My foray into the ‘schmatte’ business occurred after I graduated from Uni with a job-friendly degree in painting. The ad read: Assistant to the designer, so I applied and got the position. Assisting the designer entailed: getting his coffee and wiping it up if he spilled it; replacing the receptionist when she went out for long lunches with the boss; helping the accountant count, and during my lunch hour, answering the phone and inventing excuses for the boss’s absences when his wife called to check up on him.
All female employees were required to wear the blouses = stretchy,
”popcorn” textured, synthetic novelty fabric, that stuck tightly to our skin causing extreme itching and profuse sweating. The blouses snagged when gently handled, developed a fetid smell after being worn twice, and as an added bonus, stretched out after a few washings.
Since the designer copied samples of blouses from European fashion shows, there was no designing for me to assist with. After my first week, I realized this job was a brain-shrinker, so I approached the woman who packed the blouses for shipping - we both earned $80/week, and she considered my job a career advancement. After speaking to the boss who didn’t care what we did, we exchanged jobs, and I took over her position as packer/shipper. For eight months I honed my skills and became really proficient at looking at a stack of folded synthetic blouses and assessing the size of box they could fit into. Additionally, I got to tape and seal it, address it and stack the box for another university graduate to load onto a truck.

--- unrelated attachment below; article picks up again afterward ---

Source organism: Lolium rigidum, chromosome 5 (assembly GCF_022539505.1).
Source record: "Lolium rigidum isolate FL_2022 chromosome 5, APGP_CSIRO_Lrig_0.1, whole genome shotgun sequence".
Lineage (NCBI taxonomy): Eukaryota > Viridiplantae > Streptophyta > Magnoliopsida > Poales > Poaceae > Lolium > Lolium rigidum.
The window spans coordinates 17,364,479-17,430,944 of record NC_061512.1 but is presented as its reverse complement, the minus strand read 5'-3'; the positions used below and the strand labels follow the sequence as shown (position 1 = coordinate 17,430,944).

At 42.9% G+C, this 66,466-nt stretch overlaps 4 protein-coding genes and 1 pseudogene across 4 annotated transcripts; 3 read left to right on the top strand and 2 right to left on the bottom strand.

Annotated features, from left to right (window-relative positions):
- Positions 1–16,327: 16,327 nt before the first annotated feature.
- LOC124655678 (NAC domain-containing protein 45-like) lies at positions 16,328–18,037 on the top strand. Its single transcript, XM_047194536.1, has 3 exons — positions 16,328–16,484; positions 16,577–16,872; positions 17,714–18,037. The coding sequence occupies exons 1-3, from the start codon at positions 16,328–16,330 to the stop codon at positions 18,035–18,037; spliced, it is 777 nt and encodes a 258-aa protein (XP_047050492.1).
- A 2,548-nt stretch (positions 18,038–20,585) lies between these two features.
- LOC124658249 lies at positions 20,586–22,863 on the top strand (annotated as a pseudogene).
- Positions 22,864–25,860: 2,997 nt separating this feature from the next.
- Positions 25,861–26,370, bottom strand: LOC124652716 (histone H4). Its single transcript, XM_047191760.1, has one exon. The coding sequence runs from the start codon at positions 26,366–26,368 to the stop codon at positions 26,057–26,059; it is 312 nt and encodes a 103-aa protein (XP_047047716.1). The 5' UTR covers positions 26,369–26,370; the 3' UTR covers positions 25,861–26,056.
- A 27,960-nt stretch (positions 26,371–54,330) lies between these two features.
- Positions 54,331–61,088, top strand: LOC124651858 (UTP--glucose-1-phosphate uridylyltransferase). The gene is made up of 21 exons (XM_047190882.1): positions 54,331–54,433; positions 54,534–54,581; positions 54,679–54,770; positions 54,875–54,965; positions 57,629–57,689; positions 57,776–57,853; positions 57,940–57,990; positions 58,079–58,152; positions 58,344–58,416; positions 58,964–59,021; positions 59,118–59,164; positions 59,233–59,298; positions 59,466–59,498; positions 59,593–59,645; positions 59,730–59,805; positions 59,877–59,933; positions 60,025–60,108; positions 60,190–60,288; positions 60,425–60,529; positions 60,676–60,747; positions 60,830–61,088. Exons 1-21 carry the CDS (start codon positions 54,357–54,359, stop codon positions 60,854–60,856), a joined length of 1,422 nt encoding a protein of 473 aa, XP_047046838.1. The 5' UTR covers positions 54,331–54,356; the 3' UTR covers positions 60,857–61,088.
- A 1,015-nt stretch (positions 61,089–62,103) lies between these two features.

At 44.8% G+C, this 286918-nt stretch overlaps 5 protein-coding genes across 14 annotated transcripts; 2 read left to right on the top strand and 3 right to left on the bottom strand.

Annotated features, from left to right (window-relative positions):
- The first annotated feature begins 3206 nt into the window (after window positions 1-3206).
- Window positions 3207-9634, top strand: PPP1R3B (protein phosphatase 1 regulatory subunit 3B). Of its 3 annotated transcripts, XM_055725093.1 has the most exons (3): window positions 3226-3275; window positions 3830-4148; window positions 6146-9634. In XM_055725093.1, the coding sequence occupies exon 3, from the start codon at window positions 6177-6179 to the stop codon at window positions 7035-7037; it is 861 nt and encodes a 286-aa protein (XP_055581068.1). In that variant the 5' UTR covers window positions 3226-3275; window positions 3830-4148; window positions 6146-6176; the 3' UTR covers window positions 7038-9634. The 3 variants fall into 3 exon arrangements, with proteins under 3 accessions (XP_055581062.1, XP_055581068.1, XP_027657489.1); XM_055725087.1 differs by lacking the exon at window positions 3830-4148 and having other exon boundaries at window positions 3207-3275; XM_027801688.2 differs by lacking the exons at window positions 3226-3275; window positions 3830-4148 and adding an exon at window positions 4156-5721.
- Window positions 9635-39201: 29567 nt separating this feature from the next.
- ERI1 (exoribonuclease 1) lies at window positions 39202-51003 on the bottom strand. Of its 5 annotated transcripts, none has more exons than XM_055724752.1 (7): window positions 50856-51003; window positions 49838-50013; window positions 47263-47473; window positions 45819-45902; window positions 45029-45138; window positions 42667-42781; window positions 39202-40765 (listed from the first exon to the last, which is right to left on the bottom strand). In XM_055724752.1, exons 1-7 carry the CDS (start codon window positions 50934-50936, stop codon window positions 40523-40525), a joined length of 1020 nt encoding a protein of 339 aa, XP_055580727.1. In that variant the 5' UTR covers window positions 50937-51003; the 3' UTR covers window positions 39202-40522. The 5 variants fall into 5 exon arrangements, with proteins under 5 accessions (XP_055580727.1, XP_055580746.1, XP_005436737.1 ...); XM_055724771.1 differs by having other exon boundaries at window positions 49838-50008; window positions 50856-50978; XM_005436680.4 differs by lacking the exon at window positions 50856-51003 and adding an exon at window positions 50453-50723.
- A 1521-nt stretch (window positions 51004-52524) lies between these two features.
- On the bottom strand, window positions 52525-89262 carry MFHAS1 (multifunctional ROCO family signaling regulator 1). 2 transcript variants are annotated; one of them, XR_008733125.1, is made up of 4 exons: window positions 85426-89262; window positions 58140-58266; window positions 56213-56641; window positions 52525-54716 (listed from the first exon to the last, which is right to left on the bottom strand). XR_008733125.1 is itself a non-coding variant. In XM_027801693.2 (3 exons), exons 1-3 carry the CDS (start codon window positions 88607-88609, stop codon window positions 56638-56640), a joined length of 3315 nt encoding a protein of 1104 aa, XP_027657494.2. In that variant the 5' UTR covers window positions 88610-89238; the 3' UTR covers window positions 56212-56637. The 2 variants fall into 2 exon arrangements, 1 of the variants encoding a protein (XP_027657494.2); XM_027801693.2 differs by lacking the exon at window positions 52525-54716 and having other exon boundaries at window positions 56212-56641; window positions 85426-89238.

When I gave notice, the boss tried to convince me to stay - apparently, I had a future in shipping, and was good at handling his wife’s phone calls at noon when he and the receptionist were out ‘having lunch’.
B.A. major in killing spiders...
(1968): The Academic Bookshop: a ‘one-day-only-job’
The shop was in a basement completely filled with books - on shelves, on the floor, on the main desk and cash register and, in tall shuddering towers reaching to the ceiling. The proprietor, Mr. Glass, knew the location of every book and if/when they were sold.
He explained my duties to me:
1. I was to stand next to his desk until needed; and from that position, I was to answer the phone and repeat everything to him that the caller stated, then he would tell me what to answer, which I would then repeat back to the caller;
2. if a book was requested, Mr. Glass gave me precise directions to go and find it(3-10 minutes, depending upon obstacles to the location), and I was to bring it to him, so he could assess the price, which I would then repeat to the client;
3. if a student entered the shop, I was to follow closely behind them, because, he said: they steal.
4. if Mr. Glass spotted a spider, I was to chase it and kill it, and bring him the corpse for inspection. Do they dislike reading? I joked. No, he explained, they eat paper (Mr.G did not appreciate my humour).
5. at noon, I was to pick up lunches for him and his sister Natalie*
*I discovered Natalie, after an intensive search. She was hidden from view, surrounded by books, at a small desk in the middle of the shop - still breathing and possibly doing the accounting.
At 5 pm I told Mr. Glass that I wouldn’t be taking the job, and he seemed surprised and asked me why. I told him I had a serious health issue, and the book dust could trigger lethal convulsions in me. I left him with his mouth open(hopefully no spider entered those gates). I lied to him because it is difficult to tell someone that they appear totally unhinged - but now, years later, I realize that one can say anything if one says it politely…
Stay tuned for the September blog…